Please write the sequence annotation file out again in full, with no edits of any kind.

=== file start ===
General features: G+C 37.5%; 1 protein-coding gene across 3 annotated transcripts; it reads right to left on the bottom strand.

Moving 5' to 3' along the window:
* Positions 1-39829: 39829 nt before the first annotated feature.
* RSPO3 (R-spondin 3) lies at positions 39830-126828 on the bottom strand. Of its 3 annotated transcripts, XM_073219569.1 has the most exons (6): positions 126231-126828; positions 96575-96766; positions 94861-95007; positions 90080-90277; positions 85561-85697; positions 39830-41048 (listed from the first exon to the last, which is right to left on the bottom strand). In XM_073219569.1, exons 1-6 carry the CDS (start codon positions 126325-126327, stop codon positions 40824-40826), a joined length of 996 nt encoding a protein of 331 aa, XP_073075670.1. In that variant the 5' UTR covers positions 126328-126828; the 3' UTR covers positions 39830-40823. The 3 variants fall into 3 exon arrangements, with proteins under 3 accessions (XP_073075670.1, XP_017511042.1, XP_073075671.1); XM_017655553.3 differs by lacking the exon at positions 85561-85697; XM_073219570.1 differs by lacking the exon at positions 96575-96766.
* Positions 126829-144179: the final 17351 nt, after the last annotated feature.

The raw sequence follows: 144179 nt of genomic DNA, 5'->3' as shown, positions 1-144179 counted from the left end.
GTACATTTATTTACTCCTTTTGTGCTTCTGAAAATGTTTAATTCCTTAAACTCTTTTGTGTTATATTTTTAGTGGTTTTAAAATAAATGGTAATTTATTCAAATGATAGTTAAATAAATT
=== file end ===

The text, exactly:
General features: G+C 37.5%; 1 protein-coding gene across 3 annotated transcripts; it reads right to left on the bottom strand.

Moving 5' to 3' along the window:
* Positions 1-39829: 39829 nt before the first annotated feature.
* RSPO3 (R-spondin 3) lies at positions 39830-126828 on the bottom strand. Of its 3 annotated transcripts, XM_073219569.1 has the most exons (6): positions 126231-126828; positions 96575-96766; positions 94861-95007; positions 90080-90277; positions 85561-85697; positions 39830-41048 (listed from the first exon to the last, which is right to left on the bottom strand). In XM_073219569.1, exons 1-6 carry the CDS (start codon positions 126325-126327, stop codon positions 40824-40826), a joined length of 996 nt encoding a protein of 331 aa, XP_073075670.1. In that variant the 5' UTR covers positions 126328-126828; the 3' UTR covers positions 39830-40823. The 3 variants fall into 3 exon arrangements, with proteins under 3 accessions (XP_073075670.1, XP_017511042.1, XP_073075671.1); XM_017655553.3 differs by lacking the exon at positions 85561-85697; XM_073219570.1 differs by lacking the exon at positions 96575-96766.
* Positions 126829-144179: the final 17351 nt, after the last annotated feature.

The raw sequence follows: 144179 nt of genomic DNA, 5'->3' as shown, positions 1-144179 counted from the left end.
GTACATTTATTTACTCCTTTTGTGCTTCTGAAAATGTTTAATTCCTTAAACTCTTTTGTGTTATATTTTTAGTGGTTTTAAAATAAATGGTAATTTATTCAAATGATAGTTAAATAAATT